This morning I grew nostalgic and Googled my old Pilgrim Lutheran congregation in Louisville, Kentucky, which is now Resurrection Lutheran.
This was the congregation I was part of as I came to an awakening of faith and a quickening of calling into ministry. It fell into disrepair in the 1990s, I think, at least partially, because of the theological disputes within the Lutheran Church—Missouri Synod, and because of a specially heartless orthodoxy and exclusiveness of at least one pastor. This was a man who would not bury my father because he could not make assurances this lapsed Catholic would go to heaven, and who wouldn’t do another member’s funeral because he hadn’t attended church because of medical issues.
Between the 1990’s and today, after Pilgrim became Resurrection, a former philosophy professor of mine, named Curt Peters, faithfully served the church for many years; it began a vibrant ministry to feed the hungry around the world; and another to draw Sudanese refugees into its membership.
I looked at the statement of faith of Resurrection and found there, after the Apostle’s Creed, other statements opening with this one about Scripture:
The Bible is the inerrant and infallible Word of God to the world that He created. The Bible’s primary purpose is to bring God’s love and powerful presence so that people will be reconciled to God by grace through faith in Jesus Christ.
First of all, I must rejoice that Resurrection has indeed seen a gracious resurrection of its ministry as a church of Christ. Second, I must say I agree wholeheartedly with every word on that extensive faith statement.
Yet that single word, “inerrant,” troubled me deeply, because I have lived with the Battle for the Bible for years, and that word “inerrant” often is used as a battle cry. And, being a life-long student of the Bible, honesty prevents me from claiming inerrancy for the Bible. From the thousands of manuscript variants to the intentional diversity of theologies, the Bible is both divine and very human. It is comprised of concepts that are necessarily our mental tools that wear with time and cannot be studied without all the exasperation and bewilderment that is part and parcel of the constantly changing flux of human language. So, I don’t know what an “error” is in this human-divine mix. I am therefore inclined to believe it is a word-choice motivated by a mistaken attempt to make the Bible less witness and more argument—less a confession of trust, and more a defense of the reasonableness of propositions.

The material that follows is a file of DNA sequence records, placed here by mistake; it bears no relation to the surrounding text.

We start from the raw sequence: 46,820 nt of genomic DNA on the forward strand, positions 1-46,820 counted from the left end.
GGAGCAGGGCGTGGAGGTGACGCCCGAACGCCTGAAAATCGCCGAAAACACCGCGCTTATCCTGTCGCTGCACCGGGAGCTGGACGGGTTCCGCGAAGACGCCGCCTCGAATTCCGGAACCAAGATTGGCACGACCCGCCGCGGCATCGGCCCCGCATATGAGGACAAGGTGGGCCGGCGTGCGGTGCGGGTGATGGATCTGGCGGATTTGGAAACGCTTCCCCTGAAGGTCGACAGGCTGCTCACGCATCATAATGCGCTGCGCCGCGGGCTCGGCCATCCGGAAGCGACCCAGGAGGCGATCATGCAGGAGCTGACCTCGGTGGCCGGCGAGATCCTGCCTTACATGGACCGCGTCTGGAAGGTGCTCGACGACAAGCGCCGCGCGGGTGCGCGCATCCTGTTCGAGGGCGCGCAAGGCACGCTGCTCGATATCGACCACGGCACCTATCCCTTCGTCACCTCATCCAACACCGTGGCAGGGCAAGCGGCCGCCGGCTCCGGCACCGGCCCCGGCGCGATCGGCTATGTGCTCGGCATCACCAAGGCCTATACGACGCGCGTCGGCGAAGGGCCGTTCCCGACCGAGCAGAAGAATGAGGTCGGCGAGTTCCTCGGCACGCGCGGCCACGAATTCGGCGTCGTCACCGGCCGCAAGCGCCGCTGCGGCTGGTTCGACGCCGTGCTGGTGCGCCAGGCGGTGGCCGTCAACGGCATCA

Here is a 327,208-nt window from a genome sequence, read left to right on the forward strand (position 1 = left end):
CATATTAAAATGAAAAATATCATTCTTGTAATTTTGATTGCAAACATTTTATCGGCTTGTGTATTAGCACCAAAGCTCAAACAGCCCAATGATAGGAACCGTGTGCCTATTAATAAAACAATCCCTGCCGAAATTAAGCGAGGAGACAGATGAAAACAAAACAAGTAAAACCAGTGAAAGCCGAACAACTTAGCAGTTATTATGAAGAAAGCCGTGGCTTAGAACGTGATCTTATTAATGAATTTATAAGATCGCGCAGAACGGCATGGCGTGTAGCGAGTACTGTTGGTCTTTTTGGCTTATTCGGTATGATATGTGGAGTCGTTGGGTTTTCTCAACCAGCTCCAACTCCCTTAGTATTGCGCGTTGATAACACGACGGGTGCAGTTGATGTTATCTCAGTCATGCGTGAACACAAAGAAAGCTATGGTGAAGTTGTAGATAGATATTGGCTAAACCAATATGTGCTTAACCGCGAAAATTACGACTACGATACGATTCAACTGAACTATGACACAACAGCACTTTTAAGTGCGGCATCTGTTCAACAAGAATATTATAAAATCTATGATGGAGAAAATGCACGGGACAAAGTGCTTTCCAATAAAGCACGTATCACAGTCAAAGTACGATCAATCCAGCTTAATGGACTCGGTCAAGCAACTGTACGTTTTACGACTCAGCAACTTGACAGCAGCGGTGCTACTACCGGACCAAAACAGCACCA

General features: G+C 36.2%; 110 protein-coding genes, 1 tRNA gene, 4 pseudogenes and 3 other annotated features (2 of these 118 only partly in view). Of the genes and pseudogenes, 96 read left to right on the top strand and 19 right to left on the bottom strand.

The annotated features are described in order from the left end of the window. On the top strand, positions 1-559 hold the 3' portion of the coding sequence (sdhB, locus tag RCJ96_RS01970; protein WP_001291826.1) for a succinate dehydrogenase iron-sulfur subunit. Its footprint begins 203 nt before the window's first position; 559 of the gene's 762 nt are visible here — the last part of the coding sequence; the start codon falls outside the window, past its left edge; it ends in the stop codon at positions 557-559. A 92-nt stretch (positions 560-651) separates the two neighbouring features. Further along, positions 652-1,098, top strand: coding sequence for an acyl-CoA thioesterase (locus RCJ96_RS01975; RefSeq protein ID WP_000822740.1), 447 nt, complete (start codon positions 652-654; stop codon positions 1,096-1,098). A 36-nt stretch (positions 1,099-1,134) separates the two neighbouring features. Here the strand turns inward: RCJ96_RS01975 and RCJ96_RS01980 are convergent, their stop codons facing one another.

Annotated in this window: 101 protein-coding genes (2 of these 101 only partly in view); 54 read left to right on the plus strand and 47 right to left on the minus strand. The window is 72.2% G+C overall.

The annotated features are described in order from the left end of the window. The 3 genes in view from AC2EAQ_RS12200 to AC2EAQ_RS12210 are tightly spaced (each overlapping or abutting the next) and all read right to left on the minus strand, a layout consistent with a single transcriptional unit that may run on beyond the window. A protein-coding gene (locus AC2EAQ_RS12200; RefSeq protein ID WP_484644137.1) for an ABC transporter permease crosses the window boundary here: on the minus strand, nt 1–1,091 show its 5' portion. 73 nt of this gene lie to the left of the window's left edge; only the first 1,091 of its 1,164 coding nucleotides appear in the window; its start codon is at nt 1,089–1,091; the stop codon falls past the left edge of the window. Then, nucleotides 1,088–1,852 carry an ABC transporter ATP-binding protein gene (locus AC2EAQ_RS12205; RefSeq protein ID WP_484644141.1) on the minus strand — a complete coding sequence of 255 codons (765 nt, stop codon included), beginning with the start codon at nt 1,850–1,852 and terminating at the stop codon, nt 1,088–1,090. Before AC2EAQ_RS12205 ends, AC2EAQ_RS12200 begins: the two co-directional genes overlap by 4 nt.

Yet today I feel simpatico with the words of the immortal Dylan, “I was so much older then; I’m younger than that now.” So, I gave my reaction to “inerrancy” another thought, prodded by what the apostle Paul writes to the Corinthians,
10 Now I appeal to you, brothers and sisters, by the name of our Lord Jesus Christ, that all of you be in agreement and that there be no divisions among you, but that you be united in the same mind and the same purpose (1 Cor. 1.10).
That mind that we are united in is the mind of Christ. And that Christ, whose mind and purpose we are charged to channel is the one who died on the cross to win the proper battle—not against, but for those who differ from us.
I want therefore to bury my hatchet against the LC-MS and fundamentalist Christianity. I want to wince less, and smile more when I hear and discuss that word, “inerrancy.” I want understand what makes people fear losing the struggle to share God’s love. I want to witness to them about how we can be more confident, and more loving still, because of God’s faithfulness to us (1 Cor. 1.9). I want to confess that God’s faithfulness to us includes God’s trust that we will love best when we strive for agreement rather than division. I want therefore to witness first and always to the love of God, and afterwards to the Bible’s holiness and faithfulness. And if others worry about giving up that word “inerrancy,” then I want to remind them of our own shared, human fallibility; and meanwhile, to be patient with their worry.